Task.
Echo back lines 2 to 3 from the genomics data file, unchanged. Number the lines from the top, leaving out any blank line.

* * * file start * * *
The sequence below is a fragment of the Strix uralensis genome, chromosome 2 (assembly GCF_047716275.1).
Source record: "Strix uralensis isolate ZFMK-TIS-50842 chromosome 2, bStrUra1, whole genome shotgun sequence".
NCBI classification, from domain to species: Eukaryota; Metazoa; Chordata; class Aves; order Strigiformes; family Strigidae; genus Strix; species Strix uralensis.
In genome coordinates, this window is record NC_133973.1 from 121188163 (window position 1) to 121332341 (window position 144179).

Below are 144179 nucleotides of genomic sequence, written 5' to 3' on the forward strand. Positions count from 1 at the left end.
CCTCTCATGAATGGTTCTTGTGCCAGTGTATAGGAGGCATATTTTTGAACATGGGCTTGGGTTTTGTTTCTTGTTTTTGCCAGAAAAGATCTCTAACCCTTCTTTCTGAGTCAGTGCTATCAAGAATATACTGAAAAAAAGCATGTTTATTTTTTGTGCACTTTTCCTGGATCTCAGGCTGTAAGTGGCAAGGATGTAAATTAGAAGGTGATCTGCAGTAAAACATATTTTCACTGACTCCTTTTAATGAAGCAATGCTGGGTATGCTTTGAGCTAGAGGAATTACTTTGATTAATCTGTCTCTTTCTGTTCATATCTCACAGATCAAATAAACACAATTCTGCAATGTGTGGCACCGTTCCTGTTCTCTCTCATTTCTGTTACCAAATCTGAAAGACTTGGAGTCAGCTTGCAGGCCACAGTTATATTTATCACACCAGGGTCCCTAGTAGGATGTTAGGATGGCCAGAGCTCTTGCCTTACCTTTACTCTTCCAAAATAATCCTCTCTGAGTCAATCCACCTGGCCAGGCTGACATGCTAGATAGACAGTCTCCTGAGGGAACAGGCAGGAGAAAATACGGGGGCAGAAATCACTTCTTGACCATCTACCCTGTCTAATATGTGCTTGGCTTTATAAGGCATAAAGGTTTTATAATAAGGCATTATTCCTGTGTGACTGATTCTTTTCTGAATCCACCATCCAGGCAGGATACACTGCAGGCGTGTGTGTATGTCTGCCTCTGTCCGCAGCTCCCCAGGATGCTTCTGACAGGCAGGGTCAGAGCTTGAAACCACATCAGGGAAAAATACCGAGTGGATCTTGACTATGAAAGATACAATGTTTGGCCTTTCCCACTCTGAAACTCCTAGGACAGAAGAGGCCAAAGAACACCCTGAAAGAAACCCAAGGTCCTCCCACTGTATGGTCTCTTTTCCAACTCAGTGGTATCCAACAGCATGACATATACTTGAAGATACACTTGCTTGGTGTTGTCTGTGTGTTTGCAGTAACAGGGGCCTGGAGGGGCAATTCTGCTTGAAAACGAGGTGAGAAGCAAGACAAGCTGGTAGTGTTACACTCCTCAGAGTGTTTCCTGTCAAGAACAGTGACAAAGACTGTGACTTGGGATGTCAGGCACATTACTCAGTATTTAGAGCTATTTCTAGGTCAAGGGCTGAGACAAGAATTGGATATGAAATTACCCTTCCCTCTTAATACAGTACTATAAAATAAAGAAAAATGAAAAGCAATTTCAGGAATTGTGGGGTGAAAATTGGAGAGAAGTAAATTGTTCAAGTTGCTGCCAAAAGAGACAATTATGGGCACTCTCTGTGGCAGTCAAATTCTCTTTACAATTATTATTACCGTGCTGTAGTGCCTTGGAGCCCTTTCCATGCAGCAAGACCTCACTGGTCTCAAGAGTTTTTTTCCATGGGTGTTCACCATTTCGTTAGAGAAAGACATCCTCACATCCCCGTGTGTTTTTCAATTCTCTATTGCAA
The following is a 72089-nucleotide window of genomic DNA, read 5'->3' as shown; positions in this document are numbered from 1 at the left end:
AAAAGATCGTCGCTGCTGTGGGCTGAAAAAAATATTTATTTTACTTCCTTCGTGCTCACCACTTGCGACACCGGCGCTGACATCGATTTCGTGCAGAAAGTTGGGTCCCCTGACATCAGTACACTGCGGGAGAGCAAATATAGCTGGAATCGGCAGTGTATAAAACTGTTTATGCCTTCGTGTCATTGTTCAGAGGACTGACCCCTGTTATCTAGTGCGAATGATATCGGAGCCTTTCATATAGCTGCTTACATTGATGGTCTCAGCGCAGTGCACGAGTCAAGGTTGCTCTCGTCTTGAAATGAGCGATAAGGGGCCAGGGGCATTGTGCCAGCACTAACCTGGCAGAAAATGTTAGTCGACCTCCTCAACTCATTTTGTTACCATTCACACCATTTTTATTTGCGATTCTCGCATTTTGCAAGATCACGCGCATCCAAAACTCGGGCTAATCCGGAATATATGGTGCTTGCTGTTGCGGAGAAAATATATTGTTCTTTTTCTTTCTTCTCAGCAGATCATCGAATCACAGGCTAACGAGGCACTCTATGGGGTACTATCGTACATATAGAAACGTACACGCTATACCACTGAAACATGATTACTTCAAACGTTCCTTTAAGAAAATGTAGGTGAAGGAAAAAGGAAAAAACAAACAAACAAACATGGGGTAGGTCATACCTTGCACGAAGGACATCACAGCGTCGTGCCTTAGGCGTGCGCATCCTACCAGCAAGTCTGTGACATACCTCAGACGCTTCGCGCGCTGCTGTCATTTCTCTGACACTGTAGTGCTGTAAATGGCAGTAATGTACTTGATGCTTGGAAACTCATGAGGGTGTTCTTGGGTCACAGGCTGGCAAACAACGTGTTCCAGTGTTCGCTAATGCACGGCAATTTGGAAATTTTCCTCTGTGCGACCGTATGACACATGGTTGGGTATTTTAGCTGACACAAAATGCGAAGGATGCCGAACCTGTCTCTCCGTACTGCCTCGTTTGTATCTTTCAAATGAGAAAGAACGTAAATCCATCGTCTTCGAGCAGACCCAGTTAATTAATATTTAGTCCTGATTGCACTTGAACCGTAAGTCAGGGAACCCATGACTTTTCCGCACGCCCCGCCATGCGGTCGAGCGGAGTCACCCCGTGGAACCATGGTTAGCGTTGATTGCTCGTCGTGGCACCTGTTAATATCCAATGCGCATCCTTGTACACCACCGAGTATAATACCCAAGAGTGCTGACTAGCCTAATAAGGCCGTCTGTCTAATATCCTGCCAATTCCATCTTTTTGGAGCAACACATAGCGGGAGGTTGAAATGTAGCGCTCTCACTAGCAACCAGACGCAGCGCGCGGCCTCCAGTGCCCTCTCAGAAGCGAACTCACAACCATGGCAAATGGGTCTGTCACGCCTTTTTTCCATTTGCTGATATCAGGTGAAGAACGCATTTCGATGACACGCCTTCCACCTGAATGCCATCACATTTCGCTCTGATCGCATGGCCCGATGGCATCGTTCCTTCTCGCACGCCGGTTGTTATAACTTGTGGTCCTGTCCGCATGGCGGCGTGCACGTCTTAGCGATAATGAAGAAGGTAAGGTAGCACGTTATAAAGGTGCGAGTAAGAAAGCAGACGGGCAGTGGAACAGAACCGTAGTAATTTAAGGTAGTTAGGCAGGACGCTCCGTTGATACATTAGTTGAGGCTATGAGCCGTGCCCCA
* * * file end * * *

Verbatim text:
Source record: "Strix uralensis isolate ZFMK-TIS-50842 chromosome 2, bStrUra1, whole genome shotgun sequence".
NCBI classification, from domain to species: Eukaryota; Metazoa; Chordata; class Aves; order Strigiformes; family Strigidae; genus Strix; species Strix uralensis.